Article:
Ask a group of typical Jewish singles about whether or not they like attending singles Shabbatons, and chances are that the vast majority will say that they hate the experience. Yet singles Shabbatons continue to be one of the more popular venues for Jewish singles to meet others.
Why do singles continue to flock to such weekends, even though when asked, they profess to hate them?
Part of the reason is that many singles really believe that their future spouse might be at a particular weekend.and that by not attending a Shabbaton they are going to miss out on their golden opportunity. Advertisements for these weekends loudly claim .Meet your bashert!. -- and singles are more than willing to plunk down up to $300 a person in hopes of cashing in on the claim.
Another reason is the numbers game. Singles believe that if there are lots of other singles in attendance, it means that there should be a better chance of finding their soulmate there. Singles tend to gravitate to the Shabbatons with the largest number of people, thinking that this will improve their odds of finding a match.
Logically that may seem correct. However, what.s the real success rate? Virtually everyone who attends these Shabbatons generally leaves disappointed. Fortunately for the organizers, there always seems to be a new group of singles interested in attending the next Shabbaton.
Is there a better way to run a singles Shabbaton that participants will enjoy more?
Indeed there is. This past year, I.ve personally helped organize eight Shabbatons for singles through an organization called EndTheMadness (www.endthemadness.org). And each one has been an unqualified success, according to the feedback provided by participants and the number of singles who have attended more than one Shabbaton.
What made these Shabbatons different than the typical singles Shabbaton?
First, the Shabbaton is held in a Jewish community that has an active synagogue (not in some hotel in the Catskills), and activities and meals are integrated with the rest of the community. Past Shabbatons have been held in Lawrence, Teaneck, Passaic, West Hempstead, Stamford, Elizabeth, and Monsey. Singles are divided up into groups of six (three males and three females) for Shabbat meals, and they eat their meals at hosts. homes. This makes for a much more natural, comfortable, and less pressurized environment for singles to meet and mingle. Singles also daven with the rest of the members of the community, and participate in the rabbi.s class on Shabbat and the Shalosh Seudot meal.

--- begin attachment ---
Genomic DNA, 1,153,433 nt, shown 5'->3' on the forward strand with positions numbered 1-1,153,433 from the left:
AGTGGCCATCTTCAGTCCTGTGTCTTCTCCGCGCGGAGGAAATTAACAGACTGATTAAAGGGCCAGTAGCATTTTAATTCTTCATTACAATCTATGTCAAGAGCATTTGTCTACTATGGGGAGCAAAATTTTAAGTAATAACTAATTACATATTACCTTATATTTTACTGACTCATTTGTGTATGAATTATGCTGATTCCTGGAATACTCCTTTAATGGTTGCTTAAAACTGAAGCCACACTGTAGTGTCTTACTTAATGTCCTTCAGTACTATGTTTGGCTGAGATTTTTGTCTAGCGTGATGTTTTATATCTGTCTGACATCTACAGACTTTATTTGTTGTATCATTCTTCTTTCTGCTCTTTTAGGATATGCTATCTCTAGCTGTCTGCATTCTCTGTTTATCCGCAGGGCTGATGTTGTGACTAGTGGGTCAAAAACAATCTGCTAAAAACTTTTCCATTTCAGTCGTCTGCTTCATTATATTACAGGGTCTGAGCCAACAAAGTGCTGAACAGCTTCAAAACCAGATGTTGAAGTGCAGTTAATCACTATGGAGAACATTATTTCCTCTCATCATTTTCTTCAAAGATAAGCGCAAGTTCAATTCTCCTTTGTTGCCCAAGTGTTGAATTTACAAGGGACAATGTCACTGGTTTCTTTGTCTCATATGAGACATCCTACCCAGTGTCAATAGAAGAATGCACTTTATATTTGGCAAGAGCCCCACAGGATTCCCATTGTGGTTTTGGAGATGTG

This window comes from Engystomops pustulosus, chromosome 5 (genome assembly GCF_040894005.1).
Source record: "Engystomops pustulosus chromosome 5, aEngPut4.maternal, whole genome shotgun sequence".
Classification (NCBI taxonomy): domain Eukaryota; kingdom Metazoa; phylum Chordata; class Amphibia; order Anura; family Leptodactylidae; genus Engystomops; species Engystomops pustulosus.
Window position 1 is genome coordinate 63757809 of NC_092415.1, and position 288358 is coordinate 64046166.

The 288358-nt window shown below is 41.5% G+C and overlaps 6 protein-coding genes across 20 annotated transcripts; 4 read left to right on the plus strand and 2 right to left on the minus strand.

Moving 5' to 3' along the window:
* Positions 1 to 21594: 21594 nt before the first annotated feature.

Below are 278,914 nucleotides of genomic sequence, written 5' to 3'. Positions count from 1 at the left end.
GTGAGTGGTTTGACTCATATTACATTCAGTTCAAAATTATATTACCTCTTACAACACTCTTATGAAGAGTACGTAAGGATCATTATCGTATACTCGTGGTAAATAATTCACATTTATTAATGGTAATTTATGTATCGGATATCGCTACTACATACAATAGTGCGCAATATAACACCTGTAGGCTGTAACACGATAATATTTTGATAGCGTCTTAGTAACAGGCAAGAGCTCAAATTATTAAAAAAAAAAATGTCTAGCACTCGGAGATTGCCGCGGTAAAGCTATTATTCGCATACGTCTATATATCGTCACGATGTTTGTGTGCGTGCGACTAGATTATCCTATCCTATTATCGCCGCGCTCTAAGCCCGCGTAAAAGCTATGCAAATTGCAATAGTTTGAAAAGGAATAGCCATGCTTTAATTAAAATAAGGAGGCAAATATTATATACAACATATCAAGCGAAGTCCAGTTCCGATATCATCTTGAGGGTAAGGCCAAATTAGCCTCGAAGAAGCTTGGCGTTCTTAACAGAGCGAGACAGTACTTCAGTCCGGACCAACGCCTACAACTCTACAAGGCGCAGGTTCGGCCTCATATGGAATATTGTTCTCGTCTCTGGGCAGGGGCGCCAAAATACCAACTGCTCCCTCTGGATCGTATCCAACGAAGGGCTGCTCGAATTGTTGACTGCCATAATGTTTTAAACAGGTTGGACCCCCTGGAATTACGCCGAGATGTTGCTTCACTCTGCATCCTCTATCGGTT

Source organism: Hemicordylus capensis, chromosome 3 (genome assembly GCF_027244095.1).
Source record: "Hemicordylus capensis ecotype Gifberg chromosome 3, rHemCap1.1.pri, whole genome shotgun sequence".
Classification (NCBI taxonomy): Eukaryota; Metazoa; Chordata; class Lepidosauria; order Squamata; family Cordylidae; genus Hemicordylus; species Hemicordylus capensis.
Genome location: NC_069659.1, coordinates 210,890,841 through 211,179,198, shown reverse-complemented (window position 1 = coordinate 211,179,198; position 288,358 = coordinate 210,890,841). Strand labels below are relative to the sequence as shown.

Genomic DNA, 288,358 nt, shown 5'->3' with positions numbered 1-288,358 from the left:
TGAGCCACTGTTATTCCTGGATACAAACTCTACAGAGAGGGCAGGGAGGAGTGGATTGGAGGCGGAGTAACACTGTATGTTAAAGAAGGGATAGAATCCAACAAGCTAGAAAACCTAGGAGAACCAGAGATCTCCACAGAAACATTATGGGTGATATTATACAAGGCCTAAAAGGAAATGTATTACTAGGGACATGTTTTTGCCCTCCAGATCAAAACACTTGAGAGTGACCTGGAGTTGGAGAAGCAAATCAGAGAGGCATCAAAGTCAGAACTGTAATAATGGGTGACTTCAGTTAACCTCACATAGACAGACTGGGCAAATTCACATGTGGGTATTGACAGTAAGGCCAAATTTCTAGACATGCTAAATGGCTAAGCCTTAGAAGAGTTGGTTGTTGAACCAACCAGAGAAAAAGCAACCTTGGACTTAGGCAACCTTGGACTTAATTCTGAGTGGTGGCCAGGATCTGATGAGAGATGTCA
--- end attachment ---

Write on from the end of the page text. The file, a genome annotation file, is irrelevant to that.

Second, the Shabbaton is intentionally limited. Only 48 singles can attend, and applicants are carefully screened to make sure they are the kind of people with which other participants and members of the community will enjoy spending a Shabbat. Every one of the Shabbatons that were planned has been sold out . and there is always a waiting list for singles to attend.
Third, the Shabbaton does not cost singles an arm and a leg. Because of the hospitality of community members in providing meals to singles at their own tables, the Shabbaton is usually priced at only $25 per person, which includes a Saturday night activity as well.
Finally, by interacting with members of the community, singles increase their own networking opportunities. After meeting singles over Shabbat, many hosts stay in touch with their guests . and sometimes recommend others that they know as possible dates to those who attended the Shabbaton. In addition, community members enjoy hosting meals because it allows them to do something tangible for the singles community.
The nice thing about this model is that it doesn.t take a lot of work to plan a Shabbaton. It can also be accomplished by singles informally, without an official organization. You.ll need to find a point person in a specific community to arrange housing and meals, and you.ll need a couple of organizers on the singles side to screen applicants, take reservations, assign participants to homes for meals and sleeping, and plan the program.
There is a better way to run a Shabbaton for singles.and this concept really works. Why not plan one in your community this coming year!